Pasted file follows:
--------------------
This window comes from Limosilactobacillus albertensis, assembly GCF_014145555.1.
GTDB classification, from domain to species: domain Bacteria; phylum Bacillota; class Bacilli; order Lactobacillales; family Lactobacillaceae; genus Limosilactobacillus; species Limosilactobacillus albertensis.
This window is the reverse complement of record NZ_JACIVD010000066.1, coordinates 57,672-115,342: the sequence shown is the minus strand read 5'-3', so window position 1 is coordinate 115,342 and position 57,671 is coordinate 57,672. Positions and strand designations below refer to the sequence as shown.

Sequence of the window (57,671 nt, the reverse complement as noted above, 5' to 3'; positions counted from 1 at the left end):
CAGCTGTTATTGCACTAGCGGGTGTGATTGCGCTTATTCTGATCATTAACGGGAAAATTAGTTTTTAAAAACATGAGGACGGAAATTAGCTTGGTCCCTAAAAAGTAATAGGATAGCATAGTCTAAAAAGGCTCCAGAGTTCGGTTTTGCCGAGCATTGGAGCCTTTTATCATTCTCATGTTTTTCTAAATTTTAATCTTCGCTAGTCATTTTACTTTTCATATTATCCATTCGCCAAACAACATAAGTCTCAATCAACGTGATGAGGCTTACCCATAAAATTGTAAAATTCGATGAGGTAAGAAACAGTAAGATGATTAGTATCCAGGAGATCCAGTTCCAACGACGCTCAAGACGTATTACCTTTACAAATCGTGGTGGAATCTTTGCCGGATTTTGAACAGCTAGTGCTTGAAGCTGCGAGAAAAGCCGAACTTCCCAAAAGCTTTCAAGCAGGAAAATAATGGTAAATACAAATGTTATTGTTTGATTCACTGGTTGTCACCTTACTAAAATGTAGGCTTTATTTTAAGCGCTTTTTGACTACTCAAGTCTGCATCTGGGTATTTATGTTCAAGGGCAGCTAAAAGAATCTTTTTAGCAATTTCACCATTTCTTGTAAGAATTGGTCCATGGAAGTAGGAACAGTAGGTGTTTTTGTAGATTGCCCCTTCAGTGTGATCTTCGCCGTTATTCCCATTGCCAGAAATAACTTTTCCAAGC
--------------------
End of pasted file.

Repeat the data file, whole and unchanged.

This window comes from Limosilactobacillus albertensis, assembly GCF_014145555.1.
GTDB classification, from domain to species: domain Bacteria; phylum Bacillota; class Bacilli; order Lactobacillales; family Lactobacillaceae; genus Limosilactobacillus; species Limosilactobacillus albertensis.
This window is the reverse complement of record NZ_JACIVD010000066.1, coordinates 57,672-115,342: the sequence shown is the minus strand read 5'-3', so window position 1 is coordinate 115,342 and position 57,671 is coordinate 57,672. Positions and strand designations below refer to the sequence as shown.

Sequence of the window (57,671 nt, the reverse complement as noted above, 5' to 3'; positions counted from 1 at the left end):
CAGCTGTTATTGCACTAGCGGGTGTGATTGCGCTTATTCTGATCATTAACGGGAAAATTAGTTTTTAAAAACATGAGGACGGAAATTAGCTTGGTCCCTAAAAAGTAATAGGATAGCATAGTCTAAAAAGGCTCCAGAGTTCGGTTTTGCCGAGCATTGGAGCCTTTTATCATTCTCATGTTTTTCTAAATTTTAATCTTCGCTAGTCATTTTACTTTTCATATTATCCATTCGCCAAACAACATAAGTCTCAATCAACGTGATGAGGCTTACCCATAAAATTGTAAAATTCGATGAGGTAAGAAACAGTAAGATGATTAGTATCCAGGAGATCCAGTTCCAACGACGCTCAAGACGTATTACCTTTACAAATCGTGGTGGAATCTTTGCCGGATTTTGAACAGCTAGTGCTTGAAGCTGCGAGAAAAGCCGAACTTCCCAAAAGCTTTCAAGCAGGAAAATAATGGTAAATACAAATGTTATTGTTTGATTCACTGGTTGTCACCTTACTAAAATGTAGGCTTTATTTTAAGCGCTTTTTGACTACTCAAGTCTGCATCTGGGTATTTATGTTCAAGGGCAGCTAAAAGAATCTTTTTAGCAATTTCACCATTTCTTGTAAGAATTGGTCCATGGAAGTAGGAACAGTAGGTGTTTTTGTAGATTGCCCCTTCAGTGTGATCTTCGCCGTTATTCCCATTGCCAGAAATAACTTTTCCAAGC